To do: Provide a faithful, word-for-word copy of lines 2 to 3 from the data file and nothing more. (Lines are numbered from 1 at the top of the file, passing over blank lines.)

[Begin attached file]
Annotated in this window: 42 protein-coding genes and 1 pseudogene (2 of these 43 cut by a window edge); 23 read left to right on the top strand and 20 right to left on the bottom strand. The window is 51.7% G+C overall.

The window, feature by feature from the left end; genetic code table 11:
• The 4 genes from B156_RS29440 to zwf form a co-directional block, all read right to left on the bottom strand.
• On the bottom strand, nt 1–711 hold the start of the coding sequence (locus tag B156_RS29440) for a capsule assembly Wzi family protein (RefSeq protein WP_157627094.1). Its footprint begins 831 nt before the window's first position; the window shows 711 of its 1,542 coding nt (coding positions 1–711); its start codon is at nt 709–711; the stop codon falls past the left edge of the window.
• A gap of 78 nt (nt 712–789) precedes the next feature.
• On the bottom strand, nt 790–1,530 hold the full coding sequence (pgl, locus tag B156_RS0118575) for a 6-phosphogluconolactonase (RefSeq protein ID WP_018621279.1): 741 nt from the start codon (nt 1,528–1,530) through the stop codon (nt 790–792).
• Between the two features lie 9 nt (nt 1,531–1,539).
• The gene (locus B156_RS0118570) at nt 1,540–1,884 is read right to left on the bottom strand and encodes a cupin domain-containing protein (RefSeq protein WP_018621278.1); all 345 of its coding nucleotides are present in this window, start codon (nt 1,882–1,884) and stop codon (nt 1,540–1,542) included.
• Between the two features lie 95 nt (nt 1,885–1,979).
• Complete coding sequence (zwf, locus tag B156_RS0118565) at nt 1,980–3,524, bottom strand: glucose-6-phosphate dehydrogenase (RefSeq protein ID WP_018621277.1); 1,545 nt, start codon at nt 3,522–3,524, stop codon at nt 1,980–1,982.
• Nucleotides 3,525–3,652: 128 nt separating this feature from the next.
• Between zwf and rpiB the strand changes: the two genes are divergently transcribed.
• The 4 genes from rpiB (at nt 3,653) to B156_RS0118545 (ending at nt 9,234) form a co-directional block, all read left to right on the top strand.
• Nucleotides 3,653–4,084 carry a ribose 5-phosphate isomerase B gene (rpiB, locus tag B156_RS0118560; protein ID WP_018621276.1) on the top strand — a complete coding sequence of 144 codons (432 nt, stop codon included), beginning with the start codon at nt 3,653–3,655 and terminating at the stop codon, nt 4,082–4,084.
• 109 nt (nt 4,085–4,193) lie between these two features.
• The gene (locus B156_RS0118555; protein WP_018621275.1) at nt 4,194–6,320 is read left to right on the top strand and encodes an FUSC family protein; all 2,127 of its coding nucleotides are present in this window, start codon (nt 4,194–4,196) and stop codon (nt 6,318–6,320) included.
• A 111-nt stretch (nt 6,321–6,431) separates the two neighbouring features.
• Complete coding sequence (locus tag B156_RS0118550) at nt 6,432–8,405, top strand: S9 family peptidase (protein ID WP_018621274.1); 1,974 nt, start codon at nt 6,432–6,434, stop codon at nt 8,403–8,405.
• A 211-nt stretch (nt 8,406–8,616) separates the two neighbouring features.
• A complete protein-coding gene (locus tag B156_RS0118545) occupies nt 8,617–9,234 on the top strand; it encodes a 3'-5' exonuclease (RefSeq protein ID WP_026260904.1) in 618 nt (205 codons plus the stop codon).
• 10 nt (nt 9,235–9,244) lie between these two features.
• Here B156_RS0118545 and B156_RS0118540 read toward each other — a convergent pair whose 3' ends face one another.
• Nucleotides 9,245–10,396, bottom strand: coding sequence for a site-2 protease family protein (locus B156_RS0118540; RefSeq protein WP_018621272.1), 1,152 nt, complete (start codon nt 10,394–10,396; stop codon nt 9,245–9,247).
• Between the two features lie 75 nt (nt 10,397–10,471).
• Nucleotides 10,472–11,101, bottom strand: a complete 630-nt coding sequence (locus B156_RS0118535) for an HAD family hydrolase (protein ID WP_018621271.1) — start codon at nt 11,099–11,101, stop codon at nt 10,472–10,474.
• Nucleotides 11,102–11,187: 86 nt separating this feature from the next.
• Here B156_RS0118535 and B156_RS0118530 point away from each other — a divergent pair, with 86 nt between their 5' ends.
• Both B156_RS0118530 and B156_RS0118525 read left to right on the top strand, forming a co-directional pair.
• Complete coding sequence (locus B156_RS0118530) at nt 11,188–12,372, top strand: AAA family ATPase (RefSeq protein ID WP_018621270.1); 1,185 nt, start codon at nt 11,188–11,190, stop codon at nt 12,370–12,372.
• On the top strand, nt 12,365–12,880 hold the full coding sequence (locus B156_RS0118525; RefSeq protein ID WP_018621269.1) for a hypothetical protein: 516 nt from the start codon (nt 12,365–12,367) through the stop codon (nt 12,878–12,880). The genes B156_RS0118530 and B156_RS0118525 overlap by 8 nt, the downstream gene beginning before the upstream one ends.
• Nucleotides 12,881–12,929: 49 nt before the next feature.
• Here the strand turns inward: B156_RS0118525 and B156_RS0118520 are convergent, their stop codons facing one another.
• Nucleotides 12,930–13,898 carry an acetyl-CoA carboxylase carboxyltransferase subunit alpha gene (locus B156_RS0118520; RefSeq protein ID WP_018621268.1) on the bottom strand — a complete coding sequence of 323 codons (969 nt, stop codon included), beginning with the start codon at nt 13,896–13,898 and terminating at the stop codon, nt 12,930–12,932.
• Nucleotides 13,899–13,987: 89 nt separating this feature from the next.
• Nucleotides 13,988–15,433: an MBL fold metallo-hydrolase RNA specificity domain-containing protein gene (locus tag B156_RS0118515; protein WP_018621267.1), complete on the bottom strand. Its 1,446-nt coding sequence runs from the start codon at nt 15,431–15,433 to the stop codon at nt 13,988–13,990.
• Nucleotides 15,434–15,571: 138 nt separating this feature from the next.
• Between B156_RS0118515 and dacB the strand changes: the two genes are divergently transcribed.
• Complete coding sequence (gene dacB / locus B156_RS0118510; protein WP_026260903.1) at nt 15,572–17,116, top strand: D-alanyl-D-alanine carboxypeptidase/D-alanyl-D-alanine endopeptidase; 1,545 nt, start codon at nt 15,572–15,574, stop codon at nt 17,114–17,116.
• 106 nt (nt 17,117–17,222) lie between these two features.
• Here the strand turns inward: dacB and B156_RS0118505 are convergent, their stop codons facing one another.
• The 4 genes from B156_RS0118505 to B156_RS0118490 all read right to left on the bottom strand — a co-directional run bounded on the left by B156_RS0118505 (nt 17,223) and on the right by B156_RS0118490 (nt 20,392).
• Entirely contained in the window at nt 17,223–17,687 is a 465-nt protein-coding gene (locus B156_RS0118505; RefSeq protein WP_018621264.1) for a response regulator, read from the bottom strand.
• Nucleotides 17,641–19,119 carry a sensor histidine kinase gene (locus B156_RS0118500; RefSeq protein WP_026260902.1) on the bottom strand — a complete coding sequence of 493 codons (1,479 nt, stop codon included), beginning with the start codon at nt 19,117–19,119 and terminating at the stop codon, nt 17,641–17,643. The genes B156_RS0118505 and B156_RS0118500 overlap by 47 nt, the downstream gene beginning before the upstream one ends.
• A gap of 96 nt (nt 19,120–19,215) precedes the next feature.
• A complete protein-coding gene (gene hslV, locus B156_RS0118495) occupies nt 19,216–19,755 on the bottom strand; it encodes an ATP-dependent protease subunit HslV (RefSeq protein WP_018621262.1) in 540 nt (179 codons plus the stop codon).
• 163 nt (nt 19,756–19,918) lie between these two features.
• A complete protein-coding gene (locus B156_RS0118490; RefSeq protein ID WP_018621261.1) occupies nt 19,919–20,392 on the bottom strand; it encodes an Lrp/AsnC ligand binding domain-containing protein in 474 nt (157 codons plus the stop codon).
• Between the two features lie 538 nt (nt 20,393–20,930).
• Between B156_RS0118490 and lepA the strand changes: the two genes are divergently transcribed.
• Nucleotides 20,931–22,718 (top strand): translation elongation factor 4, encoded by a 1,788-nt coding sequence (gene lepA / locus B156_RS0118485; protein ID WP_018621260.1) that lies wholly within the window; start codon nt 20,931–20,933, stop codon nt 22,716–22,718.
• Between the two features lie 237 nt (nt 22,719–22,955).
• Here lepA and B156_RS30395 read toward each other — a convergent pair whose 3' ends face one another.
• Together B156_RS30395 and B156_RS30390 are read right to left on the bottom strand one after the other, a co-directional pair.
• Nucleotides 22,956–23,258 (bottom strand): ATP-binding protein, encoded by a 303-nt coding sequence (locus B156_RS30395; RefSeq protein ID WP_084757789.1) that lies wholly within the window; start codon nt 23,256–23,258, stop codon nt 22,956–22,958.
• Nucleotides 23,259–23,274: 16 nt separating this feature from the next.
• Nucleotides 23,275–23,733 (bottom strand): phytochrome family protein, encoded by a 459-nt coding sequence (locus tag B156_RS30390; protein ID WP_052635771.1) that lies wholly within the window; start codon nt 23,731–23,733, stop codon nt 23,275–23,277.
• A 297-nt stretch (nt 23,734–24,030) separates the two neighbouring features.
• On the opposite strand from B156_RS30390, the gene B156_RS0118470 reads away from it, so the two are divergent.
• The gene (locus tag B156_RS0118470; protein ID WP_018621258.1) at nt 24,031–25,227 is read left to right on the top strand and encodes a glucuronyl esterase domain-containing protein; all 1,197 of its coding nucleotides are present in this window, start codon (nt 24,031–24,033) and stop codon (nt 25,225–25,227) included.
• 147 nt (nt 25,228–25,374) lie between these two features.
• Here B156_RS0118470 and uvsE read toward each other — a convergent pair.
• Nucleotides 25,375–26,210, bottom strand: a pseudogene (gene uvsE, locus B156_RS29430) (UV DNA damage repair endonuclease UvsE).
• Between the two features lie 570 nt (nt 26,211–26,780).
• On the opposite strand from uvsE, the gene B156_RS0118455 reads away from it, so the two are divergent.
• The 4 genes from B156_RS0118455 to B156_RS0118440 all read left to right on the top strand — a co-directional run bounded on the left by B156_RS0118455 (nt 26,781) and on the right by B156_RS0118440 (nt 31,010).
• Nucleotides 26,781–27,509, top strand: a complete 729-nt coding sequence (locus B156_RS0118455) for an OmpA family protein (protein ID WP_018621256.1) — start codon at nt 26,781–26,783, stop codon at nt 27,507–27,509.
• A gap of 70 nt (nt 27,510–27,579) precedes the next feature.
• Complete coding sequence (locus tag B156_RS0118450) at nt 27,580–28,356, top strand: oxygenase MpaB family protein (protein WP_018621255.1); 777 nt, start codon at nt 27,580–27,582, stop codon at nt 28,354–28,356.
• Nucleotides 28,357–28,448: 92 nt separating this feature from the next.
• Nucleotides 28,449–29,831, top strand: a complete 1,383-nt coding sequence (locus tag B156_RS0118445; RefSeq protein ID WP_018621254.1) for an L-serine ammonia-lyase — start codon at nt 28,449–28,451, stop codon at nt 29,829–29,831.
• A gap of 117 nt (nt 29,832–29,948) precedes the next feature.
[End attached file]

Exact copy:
The window, feature by feature from the left end; genetic code table 11:
• The 4 genes from B156_RS29440 to zwf form a co-directional block, all read right to left on the bottom strand.